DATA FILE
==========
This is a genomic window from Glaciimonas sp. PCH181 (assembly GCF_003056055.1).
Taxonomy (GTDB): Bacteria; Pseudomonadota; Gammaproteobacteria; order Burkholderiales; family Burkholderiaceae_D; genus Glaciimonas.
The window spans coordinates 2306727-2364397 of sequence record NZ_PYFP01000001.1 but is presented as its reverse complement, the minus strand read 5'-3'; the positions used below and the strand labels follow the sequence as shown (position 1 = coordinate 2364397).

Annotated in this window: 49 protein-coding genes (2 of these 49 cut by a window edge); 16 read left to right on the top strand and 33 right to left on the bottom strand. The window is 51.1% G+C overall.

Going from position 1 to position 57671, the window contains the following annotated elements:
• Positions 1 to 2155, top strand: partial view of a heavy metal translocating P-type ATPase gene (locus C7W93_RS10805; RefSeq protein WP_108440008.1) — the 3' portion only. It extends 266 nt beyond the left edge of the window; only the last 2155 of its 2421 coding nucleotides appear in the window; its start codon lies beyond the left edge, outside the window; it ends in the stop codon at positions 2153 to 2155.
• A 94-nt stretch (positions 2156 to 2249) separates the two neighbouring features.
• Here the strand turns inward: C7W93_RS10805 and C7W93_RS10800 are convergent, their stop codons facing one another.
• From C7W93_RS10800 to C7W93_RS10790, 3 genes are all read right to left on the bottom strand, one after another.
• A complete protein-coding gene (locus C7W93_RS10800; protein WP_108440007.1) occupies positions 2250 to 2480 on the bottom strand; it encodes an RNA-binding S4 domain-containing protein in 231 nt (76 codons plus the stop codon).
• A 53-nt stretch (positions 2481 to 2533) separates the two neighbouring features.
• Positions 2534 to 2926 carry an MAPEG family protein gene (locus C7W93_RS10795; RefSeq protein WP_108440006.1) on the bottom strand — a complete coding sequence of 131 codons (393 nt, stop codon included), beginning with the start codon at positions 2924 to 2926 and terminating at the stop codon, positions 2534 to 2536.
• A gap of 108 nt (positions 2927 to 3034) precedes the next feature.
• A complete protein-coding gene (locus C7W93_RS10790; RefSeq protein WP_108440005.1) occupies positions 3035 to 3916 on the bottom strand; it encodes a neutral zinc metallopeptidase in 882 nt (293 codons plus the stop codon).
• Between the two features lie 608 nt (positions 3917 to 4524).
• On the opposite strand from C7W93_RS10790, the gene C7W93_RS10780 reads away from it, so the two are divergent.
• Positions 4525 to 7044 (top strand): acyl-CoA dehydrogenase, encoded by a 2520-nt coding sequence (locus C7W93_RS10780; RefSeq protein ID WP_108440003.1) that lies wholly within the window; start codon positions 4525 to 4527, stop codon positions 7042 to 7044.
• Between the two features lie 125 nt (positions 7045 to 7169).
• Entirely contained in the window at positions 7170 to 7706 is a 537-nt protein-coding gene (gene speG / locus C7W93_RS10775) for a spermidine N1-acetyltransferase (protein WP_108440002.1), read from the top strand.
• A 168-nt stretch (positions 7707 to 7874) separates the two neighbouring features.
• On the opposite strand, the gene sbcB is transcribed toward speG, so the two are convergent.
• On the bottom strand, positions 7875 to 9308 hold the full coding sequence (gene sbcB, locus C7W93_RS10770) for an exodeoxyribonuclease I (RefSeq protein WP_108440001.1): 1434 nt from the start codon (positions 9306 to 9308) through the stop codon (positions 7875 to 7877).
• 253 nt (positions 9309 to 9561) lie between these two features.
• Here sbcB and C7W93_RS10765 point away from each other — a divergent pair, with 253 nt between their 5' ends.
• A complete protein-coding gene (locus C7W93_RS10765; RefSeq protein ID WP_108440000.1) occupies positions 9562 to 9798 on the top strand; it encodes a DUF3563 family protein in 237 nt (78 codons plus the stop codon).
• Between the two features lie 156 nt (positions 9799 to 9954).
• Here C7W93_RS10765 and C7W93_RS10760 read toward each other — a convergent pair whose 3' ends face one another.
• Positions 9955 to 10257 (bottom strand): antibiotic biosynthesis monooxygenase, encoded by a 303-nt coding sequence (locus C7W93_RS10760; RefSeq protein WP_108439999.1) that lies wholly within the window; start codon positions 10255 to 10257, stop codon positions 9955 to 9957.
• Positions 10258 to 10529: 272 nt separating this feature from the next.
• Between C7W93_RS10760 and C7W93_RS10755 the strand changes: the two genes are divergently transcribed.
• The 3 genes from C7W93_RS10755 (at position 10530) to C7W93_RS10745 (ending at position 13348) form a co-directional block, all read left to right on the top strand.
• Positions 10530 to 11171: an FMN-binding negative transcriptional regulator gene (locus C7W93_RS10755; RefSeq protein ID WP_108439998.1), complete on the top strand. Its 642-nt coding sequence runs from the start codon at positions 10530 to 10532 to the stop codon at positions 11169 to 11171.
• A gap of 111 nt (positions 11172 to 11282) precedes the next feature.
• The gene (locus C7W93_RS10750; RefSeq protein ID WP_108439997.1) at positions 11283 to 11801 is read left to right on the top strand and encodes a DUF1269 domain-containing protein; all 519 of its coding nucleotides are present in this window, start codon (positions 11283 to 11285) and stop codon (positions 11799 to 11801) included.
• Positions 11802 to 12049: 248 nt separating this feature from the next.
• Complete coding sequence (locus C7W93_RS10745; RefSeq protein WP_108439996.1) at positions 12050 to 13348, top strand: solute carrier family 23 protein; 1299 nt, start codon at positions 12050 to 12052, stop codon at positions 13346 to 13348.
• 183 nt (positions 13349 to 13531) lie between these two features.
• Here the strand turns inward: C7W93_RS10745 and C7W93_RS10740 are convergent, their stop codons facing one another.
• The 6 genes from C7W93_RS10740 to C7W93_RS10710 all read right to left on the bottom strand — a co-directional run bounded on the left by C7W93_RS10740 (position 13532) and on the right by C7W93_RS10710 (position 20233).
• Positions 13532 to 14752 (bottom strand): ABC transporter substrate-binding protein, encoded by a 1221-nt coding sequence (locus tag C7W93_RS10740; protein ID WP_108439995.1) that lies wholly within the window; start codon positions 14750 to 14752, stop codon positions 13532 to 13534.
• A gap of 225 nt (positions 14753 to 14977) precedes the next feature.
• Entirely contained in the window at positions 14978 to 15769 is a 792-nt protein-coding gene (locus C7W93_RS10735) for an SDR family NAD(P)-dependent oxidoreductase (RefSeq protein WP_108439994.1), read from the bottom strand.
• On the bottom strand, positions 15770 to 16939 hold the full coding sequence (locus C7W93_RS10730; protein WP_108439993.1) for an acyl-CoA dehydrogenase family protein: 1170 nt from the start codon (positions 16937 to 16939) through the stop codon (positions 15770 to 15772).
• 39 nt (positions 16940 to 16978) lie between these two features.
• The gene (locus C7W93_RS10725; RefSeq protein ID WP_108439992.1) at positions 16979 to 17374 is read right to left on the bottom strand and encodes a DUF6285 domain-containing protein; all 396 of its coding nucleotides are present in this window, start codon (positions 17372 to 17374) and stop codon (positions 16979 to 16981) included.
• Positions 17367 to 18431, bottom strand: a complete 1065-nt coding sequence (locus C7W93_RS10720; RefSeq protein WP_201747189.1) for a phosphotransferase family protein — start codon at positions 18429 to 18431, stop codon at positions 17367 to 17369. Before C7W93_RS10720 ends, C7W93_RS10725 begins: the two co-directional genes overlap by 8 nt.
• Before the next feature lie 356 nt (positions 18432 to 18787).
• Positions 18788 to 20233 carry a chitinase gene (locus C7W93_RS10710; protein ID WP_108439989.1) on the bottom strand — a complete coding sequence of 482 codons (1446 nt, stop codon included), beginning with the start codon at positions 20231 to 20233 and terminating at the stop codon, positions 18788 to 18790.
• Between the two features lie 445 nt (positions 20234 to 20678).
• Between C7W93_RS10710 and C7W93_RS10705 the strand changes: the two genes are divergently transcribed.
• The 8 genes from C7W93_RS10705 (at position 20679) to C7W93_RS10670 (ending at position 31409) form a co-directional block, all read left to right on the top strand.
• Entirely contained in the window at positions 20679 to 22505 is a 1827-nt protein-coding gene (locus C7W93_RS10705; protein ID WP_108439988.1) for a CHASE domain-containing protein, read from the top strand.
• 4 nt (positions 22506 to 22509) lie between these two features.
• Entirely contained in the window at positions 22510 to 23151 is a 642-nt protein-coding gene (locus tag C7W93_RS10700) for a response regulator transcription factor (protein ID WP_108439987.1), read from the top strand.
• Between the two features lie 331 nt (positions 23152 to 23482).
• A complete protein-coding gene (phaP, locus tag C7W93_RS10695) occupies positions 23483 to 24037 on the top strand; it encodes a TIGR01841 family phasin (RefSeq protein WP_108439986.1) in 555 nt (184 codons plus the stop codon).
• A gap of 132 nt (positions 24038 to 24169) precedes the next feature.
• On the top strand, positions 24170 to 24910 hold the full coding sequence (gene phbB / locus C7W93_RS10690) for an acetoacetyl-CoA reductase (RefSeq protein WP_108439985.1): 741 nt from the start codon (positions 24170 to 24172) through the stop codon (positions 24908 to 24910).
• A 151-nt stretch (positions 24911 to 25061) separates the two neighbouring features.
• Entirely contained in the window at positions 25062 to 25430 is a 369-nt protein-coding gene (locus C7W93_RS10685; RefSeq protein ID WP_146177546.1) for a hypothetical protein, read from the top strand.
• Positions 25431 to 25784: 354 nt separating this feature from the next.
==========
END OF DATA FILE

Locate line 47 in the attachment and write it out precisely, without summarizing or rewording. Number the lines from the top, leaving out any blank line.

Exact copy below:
• Before the next feature lie 356 nt (positions 18432 to 18787).